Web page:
I went in search of the source and was disappointed to find there was no trace of a published work. I found evidence that it was published in 1986 but nothing more. I found myself wondering if the author wanted this poem to be free or if she/he intended it to be everywhere on the internet. There are a lot of writers who do create beautiful things for everyone to see. While searching for this poem I came across another site that was full of beautiful and interesting stories.

Even if you have no interest in folklore or magic, The Sacred Familiar has some fantastic writing. 

Tuesday, December 8, 2020

My Writer's Dilemma

 I like to consider myself a rather hardworking person. This being said, there are some things I simply want to be done with, and I may not put in the extra effort to complete them. Does all of the laundry really have to be folded tonight? Or can I just put all of these random pieces into this basket by the bed? Because why would I want to spend two minutes folding them, and putting them neatly in a drawer when I can spend thirty seconds scraping them into a basket and then at least two minutes each day digging in the same basket to find the one article I need?

What is this part of our brain? Seriously, what is its purpose? I really want to picture the application of this attitude in a society of foragers. Is it because if we stockpiled too much food and meat at one time we would get bored the next day and the food would eventually rot? Are we leaving something to occupy our time in case we run out of things to do while trying to stay alive? 

I know some of this is burnout. I read an article a few years ago about my generation having severe burnout to the point they cannot function in everyday tasks like paying bills, housekeeping, and self-care.

Perhaps it is my form of writer's block, and perhaps it is my brain telling me that I am doing too much. It could be a red flag that I need to slow down. It could be a product of my anxiety disorder. Perhaps I have mentioned this on my blog before, but I am mentioning it again because it has stuck with me so vividly. In my first year of teaching, I sat behind a desk piled high with papers to grade, the floor was a complete mess and I knew the janitor would be in any minute to complain about the state of the room. I was staring at the wall across from me when the director of instruction came in and just stared back. I told her I did not know what to do next, I was lost and the piles and messes were growing. Then she perfectly articulated what was going on in my subconscious. She said, "You are so worried you will not be able to do something perfectly, so you are not willing to do anything at all."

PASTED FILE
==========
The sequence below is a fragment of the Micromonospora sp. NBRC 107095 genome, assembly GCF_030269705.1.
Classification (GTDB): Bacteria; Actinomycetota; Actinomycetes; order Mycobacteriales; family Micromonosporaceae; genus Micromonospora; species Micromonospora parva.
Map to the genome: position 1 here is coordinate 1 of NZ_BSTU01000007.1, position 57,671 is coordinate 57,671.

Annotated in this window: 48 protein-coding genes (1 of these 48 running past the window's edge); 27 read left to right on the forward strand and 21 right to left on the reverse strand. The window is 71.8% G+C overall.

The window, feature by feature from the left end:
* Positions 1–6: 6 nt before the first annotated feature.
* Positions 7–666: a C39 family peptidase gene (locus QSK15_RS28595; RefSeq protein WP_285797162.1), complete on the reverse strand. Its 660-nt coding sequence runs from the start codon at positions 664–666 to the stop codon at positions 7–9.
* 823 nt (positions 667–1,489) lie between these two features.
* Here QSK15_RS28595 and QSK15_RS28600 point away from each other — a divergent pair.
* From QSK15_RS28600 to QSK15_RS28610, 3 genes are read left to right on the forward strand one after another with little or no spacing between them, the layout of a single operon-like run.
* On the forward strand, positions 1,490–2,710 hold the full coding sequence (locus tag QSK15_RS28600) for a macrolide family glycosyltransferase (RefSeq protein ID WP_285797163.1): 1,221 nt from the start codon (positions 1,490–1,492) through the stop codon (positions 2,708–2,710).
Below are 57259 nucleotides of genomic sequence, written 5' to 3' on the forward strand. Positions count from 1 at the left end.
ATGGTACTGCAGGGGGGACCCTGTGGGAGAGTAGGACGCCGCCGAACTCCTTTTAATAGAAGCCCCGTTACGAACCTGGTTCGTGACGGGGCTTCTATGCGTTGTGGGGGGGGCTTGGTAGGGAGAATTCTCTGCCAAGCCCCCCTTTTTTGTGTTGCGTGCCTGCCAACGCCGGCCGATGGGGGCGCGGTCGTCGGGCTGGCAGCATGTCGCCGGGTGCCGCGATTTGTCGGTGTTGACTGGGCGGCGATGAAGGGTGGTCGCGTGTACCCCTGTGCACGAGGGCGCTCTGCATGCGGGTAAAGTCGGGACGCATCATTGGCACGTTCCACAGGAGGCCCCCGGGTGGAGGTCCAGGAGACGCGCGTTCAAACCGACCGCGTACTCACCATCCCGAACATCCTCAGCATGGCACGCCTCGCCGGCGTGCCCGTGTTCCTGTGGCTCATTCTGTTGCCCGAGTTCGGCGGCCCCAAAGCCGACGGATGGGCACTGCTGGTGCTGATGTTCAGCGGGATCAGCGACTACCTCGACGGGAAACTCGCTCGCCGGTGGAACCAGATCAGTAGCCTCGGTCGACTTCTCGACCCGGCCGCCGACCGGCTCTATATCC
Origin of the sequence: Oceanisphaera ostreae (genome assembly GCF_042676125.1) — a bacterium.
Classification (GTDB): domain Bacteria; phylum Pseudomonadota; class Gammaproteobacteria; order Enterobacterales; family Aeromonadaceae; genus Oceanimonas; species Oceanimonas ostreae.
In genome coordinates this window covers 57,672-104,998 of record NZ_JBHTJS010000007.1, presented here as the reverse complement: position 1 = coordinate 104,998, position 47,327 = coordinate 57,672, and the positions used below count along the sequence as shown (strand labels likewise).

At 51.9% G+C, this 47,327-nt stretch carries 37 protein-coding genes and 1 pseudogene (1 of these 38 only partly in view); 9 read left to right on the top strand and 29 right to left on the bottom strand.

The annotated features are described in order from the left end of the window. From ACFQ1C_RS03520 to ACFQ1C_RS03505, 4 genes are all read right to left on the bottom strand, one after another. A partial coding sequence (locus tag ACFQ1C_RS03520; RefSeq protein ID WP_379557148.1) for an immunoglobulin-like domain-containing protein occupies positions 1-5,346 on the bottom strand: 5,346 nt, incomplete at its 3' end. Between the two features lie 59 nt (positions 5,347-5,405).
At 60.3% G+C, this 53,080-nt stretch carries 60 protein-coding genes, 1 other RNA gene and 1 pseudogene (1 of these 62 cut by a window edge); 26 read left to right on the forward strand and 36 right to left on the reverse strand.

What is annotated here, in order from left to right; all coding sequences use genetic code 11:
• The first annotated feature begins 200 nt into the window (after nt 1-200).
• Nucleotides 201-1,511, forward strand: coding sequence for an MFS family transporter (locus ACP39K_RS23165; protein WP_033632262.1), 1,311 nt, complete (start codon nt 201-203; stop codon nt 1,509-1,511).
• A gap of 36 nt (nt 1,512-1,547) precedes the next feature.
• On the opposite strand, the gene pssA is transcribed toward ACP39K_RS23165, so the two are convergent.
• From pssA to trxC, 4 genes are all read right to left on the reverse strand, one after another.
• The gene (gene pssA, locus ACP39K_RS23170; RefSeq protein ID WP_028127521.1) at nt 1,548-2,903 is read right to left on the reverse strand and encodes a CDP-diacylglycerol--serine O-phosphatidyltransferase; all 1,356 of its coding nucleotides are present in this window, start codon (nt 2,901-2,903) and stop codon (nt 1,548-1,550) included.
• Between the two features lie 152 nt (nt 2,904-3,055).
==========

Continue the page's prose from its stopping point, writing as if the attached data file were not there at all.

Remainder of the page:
This woman knew me. She had seen me in action. She had seen me pour my passion for learning into the classroom for months and knew what I was capable of. She also knew I wanted everything to be perfect. 

So, this is where I am. I have been shown a really methodical way to approach my novel. I have broken down the elements and dug deeper than I ever imagined. I know what I am meant to do, but now I am frozen. 

I have written the beginning chapters over and over. I have four different prologues and just as many sequences. I have a list of exposition, conflicts, moral themes, etc. and all that remains is for me to plug them into a scene sequence. When I do this, the scenes seem to dissolve. Huge chunks of my work seem irrelevant. Now I am creating new scenes to match what is "needed" and I hate it.

I am certain this is all a result of my desire to get everything perfect and my unwillingness to create anything less. Perhaps now I have named my evil and I can face it. But if it cannot be perfect, let it at least not be total trash, which is truly my greatest fear.

Wednesday, December 2, 2020

December - Insecure Writer's Support Group

 What in the world? How did I forget this month!!!

Real quick, it is my lunch break, here it goes...

The awesome co-hosts for the December 2 posting of the IWSG are Pat Garcia, Sylvia Ney, Liesbet @ Roaming About Cathrina Constantine, and Natalie Aguirre!

December 2 question - Are there months or times of the year that you are more productive with your writing than other months, and why?

Not right now! That is the easy answer. I have had one load after another dropped, and I dare not complain because having a job in this time is a luxury many do not have. On the flip side, there is a shortage of people who want to work with me, so I am doing multiple jobs at once. Just yesterday, I cooked breakfast and lunch for sixty-odd kids, trained a teacher while monitoring a class of twenty,  then switched back to assistant director to close and disinfect the facility. By the time I get home these days, it has been dark for more than an hour, I've been away from my own kids for 11 hours, and I am exhausted.

Update on the novel:  I am pausing my draft for the moment to complete a final timeline that includes character conflict, moral themes, and world building. Once I have completed this, the draft will continue.

I literally wish I could just go without sleep at this point. I might actually accomplish something.

If you are interested in reading what others have to say about this question, please follow the link behind the badge below. You will find many, many blogs here, and can hop to any you please for interesting perspectives. 

Sorry for any typos, no time to edit...